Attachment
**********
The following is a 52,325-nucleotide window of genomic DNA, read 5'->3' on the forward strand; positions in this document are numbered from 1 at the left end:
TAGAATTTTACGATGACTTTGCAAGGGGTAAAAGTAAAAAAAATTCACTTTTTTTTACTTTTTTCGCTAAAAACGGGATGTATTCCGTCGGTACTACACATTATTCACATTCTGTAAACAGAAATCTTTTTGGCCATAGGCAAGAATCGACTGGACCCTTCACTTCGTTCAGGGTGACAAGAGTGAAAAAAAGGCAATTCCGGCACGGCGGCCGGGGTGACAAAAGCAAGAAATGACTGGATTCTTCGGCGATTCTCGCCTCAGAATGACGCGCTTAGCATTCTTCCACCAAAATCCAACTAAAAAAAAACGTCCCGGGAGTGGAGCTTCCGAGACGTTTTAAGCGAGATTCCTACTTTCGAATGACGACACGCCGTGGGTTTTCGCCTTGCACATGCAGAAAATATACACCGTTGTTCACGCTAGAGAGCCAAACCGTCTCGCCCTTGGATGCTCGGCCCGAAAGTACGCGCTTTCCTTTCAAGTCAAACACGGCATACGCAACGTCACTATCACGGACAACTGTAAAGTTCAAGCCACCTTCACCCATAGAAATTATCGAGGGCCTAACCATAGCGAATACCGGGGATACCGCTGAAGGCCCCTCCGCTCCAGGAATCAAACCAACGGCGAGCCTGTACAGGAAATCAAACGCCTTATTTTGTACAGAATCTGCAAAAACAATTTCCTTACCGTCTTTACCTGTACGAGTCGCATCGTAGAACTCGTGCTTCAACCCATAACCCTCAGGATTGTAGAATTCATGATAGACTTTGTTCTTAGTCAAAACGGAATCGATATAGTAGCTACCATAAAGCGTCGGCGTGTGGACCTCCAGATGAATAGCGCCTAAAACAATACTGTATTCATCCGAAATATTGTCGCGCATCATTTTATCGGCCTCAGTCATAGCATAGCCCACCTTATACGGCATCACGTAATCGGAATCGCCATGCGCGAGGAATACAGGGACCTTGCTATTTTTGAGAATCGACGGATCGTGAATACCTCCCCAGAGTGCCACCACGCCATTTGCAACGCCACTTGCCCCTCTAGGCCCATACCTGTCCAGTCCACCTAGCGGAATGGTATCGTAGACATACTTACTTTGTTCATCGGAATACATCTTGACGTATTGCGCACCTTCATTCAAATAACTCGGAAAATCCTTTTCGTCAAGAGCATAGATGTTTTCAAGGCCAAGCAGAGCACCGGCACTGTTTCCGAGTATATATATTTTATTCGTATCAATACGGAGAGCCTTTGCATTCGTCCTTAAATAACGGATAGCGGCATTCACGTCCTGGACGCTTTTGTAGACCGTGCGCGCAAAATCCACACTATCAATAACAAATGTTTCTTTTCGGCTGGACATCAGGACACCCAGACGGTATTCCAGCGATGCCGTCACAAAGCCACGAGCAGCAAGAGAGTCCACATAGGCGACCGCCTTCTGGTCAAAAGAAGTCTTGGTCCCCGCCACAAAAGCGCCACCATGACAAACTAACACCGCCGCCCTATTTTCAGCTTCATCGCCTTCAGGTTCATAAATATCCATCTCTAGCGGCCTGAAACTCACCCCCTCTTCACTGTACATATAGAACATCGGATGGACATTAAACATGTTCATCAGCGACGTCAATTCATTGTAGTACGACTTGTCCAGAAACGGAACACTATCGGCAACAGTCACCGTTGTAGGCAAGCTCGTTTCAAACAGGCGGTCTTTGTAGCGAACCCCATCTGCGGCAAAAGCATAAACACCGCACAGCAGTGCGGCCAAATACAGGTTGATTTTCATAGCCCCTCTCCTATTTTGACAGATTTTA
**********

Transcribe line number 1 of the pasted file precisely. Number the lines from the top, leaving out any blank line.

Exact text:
The following is a 52,325-nucleotide window of genomic DNA, read 5'->3' on the forward strand; positions in this document are numbered from 1 at the left end: